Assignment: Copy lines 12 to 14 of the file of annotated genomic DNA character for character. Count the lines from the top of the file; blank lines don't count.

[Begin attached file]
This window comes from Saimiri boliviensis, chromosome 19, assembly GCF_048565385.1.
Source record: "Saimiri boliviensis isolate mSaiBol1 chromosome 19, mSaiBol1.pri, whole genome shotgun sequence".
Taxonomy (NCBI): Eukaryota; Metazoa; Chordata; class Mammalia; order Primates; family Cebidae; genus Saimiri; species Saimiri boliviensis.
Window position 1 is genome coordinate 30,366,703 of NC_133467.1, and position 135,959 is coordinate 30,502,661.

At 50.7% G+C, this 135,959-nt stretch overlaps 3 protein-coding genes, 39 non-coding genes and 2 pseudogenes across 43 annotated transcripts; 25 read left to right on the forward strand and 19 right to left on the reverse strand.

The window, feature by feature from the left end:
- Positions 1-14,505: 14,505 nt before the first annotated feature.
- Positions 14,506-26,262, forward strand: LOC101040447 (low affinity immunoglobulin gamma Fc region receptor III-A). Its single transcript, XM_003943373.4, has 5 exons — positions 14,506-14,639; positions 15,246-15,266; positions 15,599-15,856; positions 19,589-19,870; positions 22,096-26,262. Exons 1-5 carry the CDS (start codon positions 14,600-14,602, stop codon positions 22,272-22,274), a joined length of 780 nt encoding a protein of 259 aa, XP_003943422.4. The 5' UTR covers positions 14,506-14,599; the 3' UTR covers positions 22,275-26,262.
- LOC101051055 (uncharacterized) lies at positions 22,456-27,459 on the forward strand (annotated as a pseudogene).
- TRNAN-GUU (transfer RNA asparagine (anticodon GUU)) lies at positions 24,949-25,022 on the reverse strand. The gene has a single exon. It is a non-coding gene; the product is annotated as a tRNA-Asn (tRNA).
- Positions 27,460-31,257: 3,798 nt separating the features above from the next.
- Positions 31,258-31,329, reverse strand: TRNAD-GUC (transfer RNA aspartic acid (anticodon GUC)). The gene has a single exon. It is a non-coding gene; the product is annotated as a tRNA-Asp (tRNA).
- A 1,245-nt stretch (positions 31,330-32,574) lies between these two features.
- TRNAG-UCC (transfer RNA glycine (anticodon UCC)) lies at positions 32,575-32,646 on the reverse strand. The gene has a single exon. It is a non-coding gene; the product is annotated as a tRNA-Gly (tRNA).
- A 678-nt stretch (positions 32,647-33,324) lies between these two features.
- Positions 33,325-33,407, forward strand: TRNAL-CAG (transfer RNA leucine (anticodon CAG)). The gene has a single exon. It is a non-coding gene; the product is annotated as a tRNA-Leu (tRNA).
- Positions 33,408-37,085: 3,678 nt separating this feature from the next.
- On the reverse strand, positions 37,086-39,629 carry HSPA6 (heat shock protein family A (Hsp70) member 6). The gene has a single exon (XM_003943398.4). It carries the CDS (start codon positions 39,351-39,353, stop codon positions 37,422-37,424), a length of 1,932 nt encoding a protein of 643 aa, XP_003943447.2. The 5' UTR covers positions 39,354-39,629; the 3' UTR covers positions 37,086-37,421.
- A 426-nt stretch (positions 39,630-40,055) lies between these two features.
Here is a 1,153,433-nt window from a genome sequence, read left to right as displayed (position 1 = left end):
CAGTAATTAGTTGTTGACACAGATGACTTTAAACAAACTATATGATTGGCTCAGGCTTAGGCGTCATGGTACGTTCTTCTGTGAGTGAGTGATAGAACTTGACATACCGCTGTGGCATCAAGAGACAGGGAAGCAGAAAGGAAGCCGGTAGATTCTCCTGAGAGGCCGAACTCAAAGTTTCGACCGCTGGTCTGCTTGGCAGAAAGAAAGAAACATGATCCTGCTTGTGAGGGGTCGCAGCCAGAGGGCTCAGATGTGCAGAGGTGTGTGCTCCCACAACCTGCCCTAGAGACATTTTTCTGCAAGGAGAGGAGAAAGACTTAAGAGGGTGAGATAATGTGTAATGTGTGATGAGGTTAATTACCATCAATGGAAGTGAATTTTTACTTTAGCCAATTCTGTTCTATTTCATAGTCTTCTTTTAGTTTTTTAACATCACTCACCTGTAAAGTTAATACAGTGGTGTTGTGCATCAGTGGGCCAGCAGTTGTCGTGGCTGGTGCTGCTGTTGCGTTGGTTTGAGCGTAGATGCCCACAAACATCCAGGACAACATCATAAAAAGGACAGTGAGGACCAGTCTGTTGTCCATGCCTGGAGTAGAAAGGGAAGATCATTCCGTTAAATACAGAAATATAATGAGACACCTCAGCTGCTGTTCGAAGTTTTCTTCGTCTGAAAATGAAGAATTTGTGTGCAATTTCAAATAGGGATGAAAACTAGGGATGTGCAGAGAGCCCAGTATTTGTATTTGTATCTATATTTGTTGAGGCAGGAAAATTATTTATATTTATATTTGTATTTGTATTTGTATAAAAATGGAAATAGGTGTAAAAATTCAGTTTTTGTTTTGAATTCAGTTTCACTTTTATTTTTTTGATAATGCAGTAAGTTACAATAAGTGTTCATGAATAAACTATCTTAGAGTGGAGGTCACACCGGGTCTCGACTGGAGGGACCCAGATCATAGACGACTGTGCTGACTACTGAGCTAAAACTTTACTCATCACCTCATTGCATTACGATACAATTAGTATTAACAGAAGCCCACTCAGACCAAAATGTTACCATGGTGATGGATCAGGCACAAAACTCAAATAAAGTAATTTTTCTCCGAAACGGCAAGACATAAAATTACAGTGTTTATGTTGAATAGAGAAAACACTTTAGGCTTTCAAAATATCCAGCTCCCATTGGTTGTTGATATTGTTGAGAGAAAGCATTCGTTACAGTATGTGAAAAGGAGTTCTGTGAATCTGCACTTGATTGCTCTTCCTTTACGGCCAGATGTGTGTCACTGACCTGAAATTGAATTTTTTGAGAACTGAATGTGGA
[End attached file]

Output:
- Positions 31,258-31,329, reverse strand: TRNAD-GUC (transfer RNA aspartic acid (anticodon GUC)). The gene has a single exon. It is a non-coding gene; the product is annotated as a tRNA-Asp (tRNA).
- A 1,245-nt stretch (positions 31,330-32,574) lies between these two features.
- TRNAG-UCC (transfer RNA glycine (anticodon UCC)) lies at positions 32,575-32,646 on the reverse strand. The gene has a single exon. It is a non-coding gene; the product is annotated as a tRNA-Gly (tRNA).